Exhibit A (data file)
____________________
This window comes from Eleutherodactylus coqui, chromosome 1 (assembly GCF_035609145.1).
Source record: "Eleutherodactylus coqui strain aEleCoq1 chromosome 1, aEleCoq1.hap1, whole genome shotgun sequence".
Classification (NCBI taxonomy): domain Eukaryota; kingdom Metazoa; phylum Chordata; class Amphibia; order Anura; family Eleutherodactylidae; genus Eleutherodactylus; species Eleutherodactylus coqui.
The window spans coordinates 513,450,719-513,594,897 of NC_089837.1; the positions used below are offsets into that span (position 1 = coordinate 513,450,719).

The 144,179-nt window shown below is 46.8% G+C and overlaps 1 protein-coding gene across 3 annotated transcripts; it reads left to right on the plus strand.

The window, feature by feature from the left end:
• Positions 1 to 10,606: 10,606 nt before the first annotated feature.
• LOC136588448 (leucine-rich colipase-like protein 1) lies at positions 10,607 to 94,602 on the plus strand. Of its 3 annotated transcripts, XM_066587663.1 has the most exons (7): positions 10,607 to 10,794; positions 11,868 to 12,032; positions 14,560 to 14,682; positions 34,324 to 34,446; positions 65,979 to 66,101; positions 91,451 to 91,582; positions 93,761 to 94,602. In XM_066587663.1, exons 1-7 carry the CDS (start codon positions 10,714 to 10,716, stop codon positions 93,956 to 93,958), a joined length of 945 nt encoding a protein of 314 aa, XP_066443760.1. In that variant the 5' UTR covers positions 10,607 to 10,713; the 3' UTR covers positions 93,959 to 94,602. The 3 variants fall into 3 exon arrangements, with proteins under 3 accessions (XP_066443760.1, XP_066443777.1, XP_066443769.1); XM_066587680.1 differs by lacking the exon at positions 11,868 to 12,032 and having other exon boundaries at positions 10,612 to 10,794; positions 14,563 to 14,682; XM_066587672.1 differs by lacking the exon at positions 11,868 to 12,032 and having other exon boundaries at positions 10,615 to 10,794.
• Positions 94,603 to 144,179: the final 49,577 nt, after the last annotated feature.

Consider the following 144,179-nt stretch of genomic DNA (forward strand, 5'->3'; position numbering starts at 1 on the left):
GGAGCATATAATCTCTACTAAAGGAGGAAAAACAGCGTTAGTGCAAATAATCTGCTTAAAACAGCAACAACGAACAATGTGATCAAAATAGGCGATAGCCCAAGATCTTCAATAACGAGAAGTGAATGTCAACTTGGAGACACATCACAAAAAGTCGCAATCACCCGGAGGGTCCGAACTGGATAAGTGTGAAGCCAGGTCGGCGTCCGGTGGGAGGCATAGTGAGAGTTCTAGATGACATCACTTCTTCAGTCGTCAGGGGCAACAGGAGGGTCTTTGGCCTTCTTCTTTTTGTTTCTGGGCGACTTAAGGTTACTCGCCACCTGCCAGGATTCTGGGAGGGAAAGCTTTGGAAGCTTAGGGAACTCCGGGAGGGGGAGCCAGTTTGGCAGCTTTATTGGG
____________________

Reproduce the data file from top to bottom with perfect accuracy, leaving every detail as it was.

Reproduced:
This window comes from Eleutherodactylus coqui, chromosome 1 (assembly GCF_035609145.1).
Source record: "Eleutherodactylus coqui strain aEleCoq1 chromosome 1, aEleCoq1.hap1, whole genome shotgun sequence".
Classification (NCBI taxonomy): domain Eukaryota; kingdom Metazoa; phylum Chordata; class Amphibia; order Anura; family Eleutherodactylidae; genus Eleutherodactylus; species Eleutherodactylus coqui.
The window spans coordinates 513,450,719-513,594,897 of NC_089837.1; the positions used below are offsets into that span (position 1 = coordinate 513,450,719).

The 144,179-nt window shown below is 46.8% G+C and overlaps 1 protein-coding gene across 3 annotated transcripts; it reads left to right on the plus strand.

The window, feature by feature from the left end:
• Positions 1 to 10,606: 10,606 nt before the first annotated feature.
• LOC136588448 (leucine-rich colipase-like protein 1) lies at positions 10,607 to 94,602 on the plus strand. Of its 3 annotated transcripts, XM_066587663.1 has the most exons (7): positions 10,607 to 10,794; positions 11,868 to 12,032; positions 14,560 to 14,682; positions 34,324 to 34,446; positions 65,979 to 66,101; positions 91,451 to 91,582; positions 93,761 to 94,602. In XM_066587663.1, exons 1-7 carry the CDS (start codon positions 10,714 to 10,716, stop codon positions 93,956 to 93,958), a joined length of 945 nt encoding a protein of 314 aa, XP_066443760.1. In that variant the 5' UTR covers positions 10,607 to 10,713; the 3' UTR covers positions 93,959 to 94,602. The 3 variants fall into 3 exon arrangements, with proteins under 3 accessions (XP_066443760.1, XP_066443777.1, XP_066443769.1); XM_066587680.1 differs by lacking the exon at positions 11,868 to 12,032 and having other exon boundaries at positions 10,612 to 10,794; positions 14,563 to 14,682; XM_066587672.1 differs by lacking the exon at positions 11,868 to 12,032 and having other exon boundaries at positions 10,615 to 10,794.
• Positions 94,603 to 144,179: the final 49,577 nt, after the last annotated feature.

Consider the following 144,179-nt stretch of genomic DNA (forward strand, 5'->3'; position numbering starts at 1 on the left):
GGAGCATATAATCTCTACTAAAGGAGGAAAAACAGCGTTAGTGCAAATAATCTGCTTAAAACAGCAACAACGAACAATGTGATCAAAATAGGCGATAGCCCAAGATCTTCAATAACGAGAAGTGAATGTCAACTTGGAGACACATCACAAAAAGTCGCAATCACCCGGAGGGTCCGAACTGGATAAGTGTGAAGCCAGGTCGGCGTCCGGTGGGAGGCATAGTGAGAGTTCTAGATGACATCACTTCTTCAGTCGTCAGGGGCAACAGGAGGGTCTTTGGCCTTCTTCTTTTTGTTTCTGGGCGACTTAAGGTTACTCGCCACCTGCCAGGATTCTGGGAGGGAAAGCTTTGGAAGCTTAGGGAACTCCGGGAGGGGGAGCCAGTTTGGCAGCTTTATTGGG